Claims (13)

1. A method for using prior corrections of a user to improve recognition operations comprising:
receiving a handwritten input from a user;
performing a recognition operation to determine a top recognized word;
analyzing a history of prior corrections by the user to calculate a ratio comprising a forward quantity of corrections from the top recognized word to a particular word over a backward quantity of corrections from the particular word to the top recognized word; and
if the ratio meets or exceeds a desired minimum, then swapping the particular word for the top recognized word and displaying the particular word on a display device as a recognition result.
2. The method of claim 1, wherein the history of prior corrections by the user is stored in a data store.
3. The method of claim 1, wherein the analysis comprises determining if a secondary source also reveals that the user has used the particular word a required number of times more often than the top recognized word before the swapping is performed.
4. The method of claim 3, wherein the secondary source includes a plurality of emails authored by the user.
5. The method of claim 3, wherein the secondary source includes a plurality of word processing documents authored by the user.
6. The method of claim 3, wherein the required number of times is at least 10.
7. The method of claim 1, comprising providing a visual indicator on the display device to indicate that the swapping occurred.
8. The method of claim 1, comprising providing a prompt to the user to confirm the swapping before the swapping occurs.
9. The method of claim 1, wherein the ratio is at least 3 to 1.
10. A computer-readable medium having computer-executable instructions for causing a computer to perform the method of claim 1.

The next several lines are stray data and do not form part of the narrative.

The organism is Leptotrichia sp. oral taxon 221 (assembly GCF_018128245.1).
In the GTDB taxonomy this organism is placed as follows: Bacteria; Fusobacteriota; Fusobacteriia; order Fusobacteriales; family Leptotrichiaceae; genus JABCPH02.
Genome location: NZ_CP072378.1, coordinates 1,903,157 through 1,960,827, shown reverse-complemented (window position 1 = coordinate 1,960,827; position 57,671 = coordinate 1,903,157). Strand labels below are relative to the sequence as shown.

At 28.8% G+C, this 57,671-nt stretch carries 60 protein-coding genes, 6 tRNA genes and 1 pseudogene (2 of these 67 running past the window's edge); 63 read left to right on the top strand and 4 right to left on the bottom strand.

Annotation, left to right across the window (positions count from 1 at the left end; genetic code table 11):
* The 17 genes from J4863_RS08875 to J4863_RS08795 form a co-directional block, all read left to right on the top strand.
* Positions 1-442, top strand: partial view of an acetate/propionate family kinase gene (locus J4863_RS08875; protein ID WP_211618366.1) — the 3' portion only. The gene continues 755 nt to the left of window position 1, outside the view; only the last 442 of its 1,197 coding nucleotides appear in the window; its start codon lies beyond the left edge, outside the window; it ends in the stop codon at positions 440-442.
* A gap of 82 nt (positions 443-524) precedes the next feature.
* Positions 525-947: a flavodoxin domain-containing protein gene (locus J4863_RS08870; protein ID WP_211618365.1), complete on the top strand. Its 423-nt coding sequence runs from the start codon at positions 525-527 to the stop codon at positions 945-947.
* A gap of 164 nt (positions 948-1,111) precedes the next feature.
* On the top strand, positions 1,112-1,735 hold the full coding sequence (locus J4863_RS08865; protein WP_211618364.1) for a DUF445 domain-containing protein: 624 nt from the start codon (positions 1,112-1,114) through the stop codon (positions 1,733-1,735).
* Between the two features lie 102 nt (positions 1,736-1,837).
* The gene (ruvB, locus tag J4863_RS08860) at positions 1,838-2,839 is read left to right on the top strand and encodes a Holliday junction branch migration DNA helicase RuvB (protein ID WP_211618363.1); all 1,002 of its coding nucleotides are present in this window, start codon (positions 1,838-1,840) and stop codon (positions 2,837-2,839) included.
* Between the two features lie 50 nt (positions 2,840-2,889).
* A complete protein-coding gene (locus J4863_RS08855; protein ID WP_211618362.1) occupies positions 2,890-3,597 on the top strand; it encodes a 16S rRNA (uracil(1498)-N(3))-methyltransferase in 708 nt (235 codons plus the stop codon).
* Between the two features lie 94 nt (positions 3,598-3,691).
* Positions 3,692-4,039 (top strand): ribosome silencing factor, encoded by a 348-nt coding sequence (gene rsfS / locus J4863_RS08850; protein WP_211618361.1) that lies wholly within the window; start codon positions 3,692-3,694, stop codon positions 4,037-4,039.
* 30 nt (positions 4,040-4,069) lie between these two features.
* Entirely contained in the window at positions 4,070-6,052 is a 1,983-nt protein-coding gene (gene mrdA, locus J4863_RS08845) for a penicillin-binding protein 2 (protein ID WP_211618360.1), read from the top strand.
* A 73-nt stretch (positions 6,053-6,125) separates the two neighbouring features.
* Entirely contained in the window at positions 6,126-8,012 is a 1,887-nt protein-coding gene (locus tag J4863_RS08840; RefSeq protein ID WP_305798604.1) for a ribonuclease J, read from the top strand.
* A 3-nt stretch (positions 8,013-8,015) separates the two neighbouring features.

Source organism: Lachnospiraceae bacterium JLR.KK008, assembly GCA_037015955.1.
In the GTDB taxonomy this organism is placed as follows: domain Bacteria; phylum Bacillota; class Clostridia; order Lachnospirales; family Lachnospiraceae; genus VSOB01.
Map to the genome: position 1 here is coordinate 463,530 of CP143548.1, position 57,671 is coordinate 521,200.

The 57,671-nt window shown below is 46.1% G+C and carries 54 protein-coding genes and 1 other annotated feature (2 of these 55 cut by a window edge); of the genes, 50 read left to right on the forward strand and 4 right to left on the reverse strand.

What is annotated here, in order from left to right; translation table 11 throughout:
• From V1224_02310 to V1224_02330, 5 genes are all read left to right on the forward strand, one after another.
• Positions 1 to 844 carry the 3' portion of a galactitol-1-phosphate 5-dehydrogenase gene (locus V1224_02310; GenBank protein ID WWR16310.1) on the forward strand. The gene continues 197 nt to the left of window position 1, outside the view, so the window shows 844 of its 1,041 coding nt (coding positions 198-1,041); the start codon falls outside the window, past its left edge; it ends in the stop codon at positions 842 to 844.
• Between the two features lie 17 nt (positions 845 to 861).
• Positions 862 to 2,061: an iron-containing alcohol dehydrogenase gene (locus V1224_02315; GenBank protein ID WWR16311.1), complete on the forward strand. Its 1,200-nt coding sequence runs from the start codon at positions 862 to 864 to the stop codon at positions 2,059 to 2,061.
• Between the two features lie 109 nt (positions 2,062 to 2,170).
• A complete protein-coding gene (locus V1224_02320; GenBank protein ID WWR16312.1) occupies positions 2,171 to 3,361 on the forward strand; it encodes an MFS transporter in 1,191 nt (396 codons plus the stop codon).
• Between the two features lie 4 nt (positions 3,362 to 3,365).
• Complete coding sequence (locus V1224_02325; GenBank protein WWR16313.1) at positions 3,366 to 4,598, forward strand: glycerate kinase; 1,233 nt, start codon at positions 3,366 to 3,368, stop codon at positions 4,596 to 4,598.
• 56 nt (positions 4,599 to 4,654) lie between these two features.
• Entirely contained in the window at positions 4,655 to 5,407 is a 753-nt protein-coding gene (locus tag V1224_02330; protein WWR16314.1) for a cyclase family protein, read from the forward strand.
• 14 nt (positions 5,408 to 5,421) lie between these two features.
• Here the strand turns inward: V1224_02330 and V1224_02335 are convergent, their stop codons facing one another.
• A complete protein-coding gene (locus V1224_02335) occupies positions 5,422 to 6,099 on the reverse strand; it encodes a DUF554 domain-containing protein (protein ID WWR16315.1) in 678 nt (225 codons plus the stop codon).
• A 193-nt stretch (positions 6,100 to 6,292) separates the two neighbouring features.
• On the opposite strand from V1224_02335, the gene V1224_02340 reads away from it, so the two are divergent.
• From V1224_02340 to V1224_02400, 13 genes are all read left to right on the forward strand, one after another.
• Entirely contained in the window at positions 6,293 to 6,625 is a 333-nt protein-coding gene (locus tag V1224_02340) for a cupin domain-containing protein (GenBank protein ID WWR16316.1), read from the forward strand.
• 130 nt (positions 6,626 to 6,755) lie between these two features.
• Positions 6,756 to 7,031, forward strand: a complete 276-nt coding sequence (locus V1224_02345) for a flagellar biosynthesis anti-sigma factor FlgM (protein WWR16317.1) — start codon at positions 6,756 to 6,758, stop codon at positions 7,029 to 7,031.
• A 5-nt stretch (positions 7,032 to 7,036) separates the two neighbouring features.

11. A computer-readable medium comprising a tangible article of manufacture having computer-executable instructions for causing a computer to perform a method comprising: tracking a history of corrections made by a user to one or more recognition results; receiving a handwritten input from the user; performing a recognition operation on the handwritten input to determine a top recognized word; analyzing the history of corrections made by the user to calculate a ratio of times the user has corrected the top recognized word to a particular other word as opposed to correcting the particular other word to the top recognized word; if the ratio meets or exceeds a required minimum, then analyzing at least one secondary source to determine if the particular other word is used a certain number of times more frequently than the top recognized word in the secondary source; and if analysis of the secondary source reveals that the certain number of times is satisfied, performing a swap of the top recognized word with the particular other word.
12. The computer-readable medium of claim 11, the method comprising:
upon performing the swap, displaying the particular other word on a display device to the user.
13. The computer-readable medium of claim 11, the method comprising:
storing the history of corrections in a data store.